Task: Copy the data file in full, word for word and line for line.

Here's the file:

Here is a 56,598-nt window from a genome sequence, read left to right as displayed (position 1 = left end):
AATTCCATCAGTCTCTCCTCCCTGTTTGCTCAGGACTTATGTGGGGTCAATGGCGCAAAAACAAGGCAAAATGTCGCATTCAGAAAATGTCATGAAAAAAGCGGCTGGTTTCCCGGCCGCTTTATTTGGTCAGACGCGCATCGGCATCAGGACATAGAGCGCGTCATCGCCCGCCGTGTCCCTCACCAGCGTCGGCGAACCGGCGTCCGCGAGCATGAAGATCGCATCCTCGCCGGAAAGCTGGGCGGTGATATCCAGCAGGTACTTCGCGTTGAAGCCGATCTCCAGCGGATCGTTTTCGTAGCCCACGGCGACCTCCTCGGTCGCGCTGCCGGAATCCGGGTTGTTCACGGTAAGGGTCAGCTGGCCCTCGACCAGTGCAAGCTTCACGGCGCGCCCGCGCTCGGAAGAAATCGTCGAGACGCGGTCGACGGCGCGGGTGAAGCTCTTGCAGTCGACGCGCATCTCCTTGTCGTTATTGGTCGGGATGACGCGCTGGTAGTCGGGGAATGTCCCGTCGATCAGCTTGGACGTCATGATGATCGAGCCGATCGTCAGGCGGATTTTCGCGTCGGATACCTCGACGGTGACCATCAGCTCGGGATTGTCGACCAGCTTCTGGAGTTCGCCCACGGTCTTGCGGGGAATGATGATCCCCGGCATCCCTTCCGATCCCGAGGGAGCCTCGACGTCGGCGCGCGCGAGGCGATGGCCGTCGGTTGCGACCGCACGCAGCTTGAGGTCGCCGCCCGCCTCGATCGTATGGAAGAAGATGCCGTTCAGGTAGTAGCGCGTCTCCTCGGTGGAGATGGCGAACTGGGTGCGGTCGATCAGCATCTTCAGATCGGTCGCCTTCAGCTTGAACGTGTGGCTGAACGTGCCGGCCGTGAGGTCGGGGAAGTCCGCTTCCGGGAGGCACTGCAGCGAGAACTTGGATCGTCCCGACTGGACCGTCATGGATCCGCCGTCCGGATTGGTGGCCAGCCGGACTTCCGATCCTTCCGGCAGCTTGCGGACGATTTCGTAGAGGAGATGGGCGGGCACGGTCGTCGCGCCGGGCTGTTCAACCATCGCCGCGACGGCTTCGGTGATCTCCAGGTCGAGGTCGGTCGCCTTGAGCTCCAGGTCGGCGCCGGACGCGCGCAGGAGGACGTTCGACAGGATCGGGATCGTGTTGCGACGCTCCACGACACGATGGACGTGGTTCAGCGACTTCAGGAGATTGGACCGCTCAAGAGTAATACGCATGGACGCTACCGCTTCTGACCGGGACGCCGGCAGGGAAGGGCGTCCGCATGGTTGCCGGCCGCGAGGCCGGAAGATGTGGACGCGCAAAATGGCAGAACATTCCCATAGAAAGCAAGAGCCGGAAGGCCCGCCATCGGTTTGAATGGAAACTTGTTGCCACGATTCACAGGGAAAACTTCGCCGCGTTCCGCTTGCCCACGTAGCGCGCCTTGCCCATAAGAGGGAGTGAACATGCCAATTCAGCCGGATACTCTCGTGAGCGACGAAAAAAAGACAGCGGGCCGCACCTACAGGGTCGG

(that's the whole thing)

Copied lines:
Here is a 56,598-nt window from a genome sequence, read left to right as displayed (position 1 = left end):
AATTCCATCAGTCTCTCCTCCCTGTTTGCTCAGGACTTATGTGGGGTCAATGGCGCAAAAACAAGGCAAAATGTCGCATTCAGAAAATGTCATGAAAAAAGCGGCTGGTTTCCCGGCCGCTTTATTTGGTCAGACGCGCATCGGCATCAGGACATAGAGCGCGTCATCGCCCGCCGTGTCCCTCACCAGCGTCGGCGAACCGGCGTCCGCGAGCATGAAGATCGCATCCTCGCCGGAAAGCTGGGCGGTGATATCCAGCAGGTACTTCGCGTTGAAGCCGATCTCCAGCGGATCGTTTTCGTAGCCCACGGCGACCTCCTCGGTCGCGCTGCCGGAATCCGGGTTGTTCACGGTAAGGGTCAGCTGGCCCTCGACCAGTGCAAGCTTCACGGCGCGCCCGCGCTCGGAAGAAATCGTCGAGACGCGGTCGACGGCGCGGGTGAAGCTCTTGCAGTCGACGCGCATCTCCTTGTCGTTATTGGTCGGGATGACGCGCTGGTAGTCGGGGAATGTCCCGTCGATCAGCTTGGACGTCATGATGATCGAGCCGATCGTCAGGCGGATTTTCGCGTCGGATACCTCGACGGTGACCATCAGCTCGGGATTGTCGACCAGCTTCTGGAGTTCGCCCACGGTCTTGCGGGGAATGATGATCCCCGGCATCCCTTCCGATCCCGAGGGAGCCTCGACGTCGGCGCGCGCGAGGCGATGGCCGTCGGTTGCGACCGCACGCAGCTTGAGGTCGCCGCCCGCCTCGATCGTATGGAAGAAGATGCCGTTCAGGTAGTAGCGCGTCTCCTCGGTGGAGATGGCGAACTGGGTGCGGTCGATCAGCATCTTCAGATCGGTCGCCTTCAGCTTGAACGTGTGGCTGAACGTGCCGGCCGTGAGGTCGGGGAAGTCCGCTTCCGGGAGGCACTGCAGCGAGAACTTGGATCGTCCCGACTGGACCGTCATGGATCCGCCGTCCGGATTGGTGGCCAGCCGGACTTCCGATCCTTCCGGCAGCTTGCGGACGATTTCGTAGAGGAGATGGGCGGGCACGGTCGTCGCGCCGGGCTGTTCAACCATCGCCGCGACGGCTTCGGTGATCTCCAGGTCGAGGTCGGTCGCCTTGAGCTCCAGGTCGGCGCCGGACGCGCGCAGGAGGACGTTCGACAGGATCGGGATCGTGTTGCGACGCTCCACGACACGATGGACGTGGTTCAGCGACTTCAGGAGATTGGACCGCTCAAGAGTAATACGCATGGACGCTACCGCTTCTGACCGGGACGCCGGCAGGGAAGGGCGTCCGCATGGTTGCCGGCCGCGAGGCCGGAAGATGTGGACGCGCAAAATGGCAGAACATTCCCATAGAAAGCAAGAGCCGGAAGGCCCGCCATCGGTTTGAATGGAAACTTGTTGCCACGATTCACAGGGAAAACTTCGCCGCGTTCCGCTTGCCCACGTAGCGCGCCTTGCCCATAAGAGGGAGTGAACATGCCAATTCAGCCGGATACTCTCGTGAGCGACGAAAAAAAGACAGCGGGCCGCACCTACAGGGTCGG